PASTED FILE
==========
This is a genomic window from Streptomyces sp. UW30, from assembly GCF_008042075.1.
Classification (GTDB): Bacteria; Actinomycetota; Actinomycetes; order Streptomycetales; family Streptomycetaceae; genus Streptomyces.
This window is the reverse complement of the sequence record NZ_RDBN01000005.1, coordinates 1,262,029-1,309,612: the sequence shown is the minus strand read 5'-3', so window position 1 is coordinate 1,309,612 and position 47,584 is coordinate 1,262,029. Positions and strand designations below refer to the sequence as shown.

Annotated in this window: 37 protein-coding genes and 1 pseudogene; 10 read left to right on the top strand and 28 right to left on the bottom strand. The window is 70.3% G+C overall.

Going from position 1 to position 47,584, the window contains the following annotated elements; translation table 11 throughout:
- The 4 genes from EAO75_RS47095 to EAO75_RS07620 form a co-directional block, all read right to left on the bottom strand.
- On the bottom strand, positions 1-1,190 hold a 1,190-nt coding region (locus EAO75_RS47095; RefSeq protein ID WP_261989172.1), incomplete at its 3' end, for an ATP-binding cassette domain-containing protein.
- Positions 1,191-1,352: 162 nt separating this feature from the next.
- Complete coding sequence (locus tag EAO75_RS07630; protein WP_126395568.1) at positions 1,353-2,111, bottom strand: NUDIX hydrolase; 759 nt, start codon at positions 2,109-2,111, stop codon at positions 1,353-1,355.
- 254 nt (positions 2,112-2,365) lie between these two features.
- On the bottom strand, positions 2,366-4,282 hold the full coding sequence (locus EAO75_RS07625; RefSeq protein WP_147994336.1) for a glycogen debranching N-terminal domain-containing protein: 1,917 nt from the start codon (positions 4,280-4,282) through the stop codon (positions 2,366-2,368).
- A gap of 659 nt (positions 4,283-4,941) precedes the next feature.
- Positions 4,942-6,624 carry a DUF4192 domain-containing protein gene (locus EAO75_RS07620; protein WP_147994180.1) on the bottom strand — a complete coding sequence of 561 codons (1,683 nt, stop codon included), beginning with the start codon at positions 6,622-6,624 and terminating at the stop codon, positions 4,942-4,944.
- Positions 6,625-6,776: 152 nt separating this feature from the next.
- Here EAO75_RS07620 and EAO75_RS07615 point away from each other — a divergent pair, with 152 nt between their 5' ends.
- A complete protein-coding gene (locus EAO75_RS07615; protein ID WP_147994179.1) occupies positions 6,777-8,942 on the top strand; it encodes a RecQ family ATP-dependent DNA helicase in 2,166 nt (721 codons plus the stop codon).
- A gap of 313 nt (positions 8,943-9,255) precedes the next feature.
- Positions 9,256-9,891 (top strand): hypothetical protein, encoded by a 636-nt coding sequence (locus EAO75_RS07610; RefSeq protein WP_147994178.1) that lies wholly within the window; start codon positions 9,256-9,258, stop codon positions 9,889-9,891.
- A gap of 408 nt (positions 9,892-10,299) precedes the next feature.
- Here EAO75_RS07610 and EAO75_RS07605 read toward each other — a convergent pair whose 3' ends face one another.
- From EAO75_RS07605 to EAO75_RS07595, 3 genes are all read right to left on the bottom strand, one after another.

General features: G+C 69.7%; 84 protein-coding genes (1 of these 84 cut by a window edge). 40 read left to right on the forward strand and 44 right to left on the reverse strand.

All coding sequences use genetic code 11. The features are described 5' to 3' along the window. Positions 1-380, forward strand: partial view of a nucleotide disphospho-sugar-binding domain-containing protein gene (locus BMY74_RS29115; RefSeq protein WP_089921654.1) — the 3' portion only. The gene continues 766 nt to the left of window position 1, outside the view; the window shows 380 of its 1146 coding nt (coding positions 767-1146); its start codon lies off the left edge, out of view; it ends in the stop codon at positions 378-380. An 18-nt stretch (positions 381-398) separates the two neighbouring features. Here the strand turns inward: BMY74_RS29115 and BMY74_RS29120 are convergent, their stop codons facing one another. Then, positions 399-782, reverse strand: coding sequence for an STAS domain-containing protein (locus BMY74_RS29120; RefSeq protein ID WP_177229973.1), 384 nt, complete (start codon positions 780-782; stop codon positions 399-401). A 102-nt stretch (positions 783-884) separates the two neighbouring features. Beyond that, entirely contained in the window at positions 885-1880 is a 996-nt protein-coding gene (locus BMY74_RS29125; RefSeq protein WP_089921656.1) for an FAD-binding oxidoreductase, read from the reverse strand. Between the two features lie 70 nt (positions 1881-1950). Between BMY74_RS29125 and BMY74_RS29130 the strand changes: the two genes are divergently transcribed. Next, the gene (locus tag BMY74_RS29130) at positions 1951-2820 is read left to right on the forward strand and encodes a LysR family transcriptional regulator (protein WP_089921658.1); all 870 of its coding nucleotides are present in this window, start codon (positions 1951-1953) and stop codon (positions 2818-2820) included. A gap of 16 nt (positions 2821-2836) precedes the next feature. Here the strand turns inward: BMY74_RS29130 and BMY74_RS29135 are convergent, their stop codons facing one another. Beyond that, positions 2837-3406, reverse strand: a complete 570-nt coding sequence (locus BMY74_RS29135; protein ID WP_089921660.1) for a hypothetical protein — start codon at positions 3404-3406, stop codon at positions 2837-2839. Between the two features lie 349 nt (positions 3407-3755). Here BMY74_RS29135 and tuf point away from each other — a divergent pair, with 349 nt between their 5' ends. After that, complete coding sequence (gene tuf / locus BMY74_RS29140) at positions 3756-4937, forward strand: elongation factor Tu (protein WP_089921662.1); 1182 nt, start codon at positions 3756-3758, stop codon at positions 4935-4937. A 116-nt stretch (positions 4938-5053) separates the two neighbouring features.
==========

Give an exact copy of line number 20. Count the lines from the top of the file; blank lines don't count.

- Here EAO75_RS07610 and EAO75_RS07605 read toward each other — a convergent pair whose 3' ends face one another.